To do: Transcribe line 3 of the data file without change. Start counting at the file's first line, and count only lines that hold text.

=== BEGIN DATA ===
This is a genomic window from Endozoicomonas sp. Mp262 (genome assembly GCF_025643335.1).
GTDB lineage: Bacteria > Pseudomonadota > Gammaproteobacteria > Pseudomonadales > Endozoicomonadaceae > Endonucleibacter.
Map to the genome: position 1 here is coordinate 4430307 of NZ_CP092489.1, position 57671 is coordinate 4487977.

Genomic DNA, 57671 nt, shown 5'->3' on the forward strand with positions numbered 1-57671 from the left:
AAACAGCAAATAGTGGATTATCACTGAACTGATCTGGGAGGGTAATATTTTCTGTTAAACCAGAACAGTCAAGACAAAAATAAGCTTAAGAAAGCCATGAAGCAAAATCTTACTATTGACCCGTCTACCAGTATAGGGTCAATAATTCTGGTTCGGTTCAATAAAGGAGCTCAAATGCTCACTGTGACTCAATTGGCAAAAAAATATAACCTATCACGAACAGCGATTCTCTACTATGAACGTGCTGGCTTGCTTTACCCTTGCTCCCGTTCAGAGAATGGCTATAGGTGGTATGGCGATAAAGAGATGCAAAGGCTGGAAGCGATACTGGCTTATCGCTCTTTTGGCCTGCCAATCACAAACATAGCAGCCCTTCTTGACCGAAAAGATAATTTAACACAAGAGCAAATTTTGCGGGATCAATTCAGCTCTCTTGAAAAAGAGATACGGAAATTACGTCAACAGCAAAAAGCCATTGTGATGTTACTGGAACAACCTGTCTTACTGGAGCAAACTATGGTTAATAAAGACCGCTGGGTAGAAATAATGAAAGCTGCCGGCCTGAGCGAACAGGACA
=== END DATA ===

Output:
Map to the genome: position 1 here is coordinate 4430307 of NZ_CP092489.1, position 57671 is coordinate 4487977.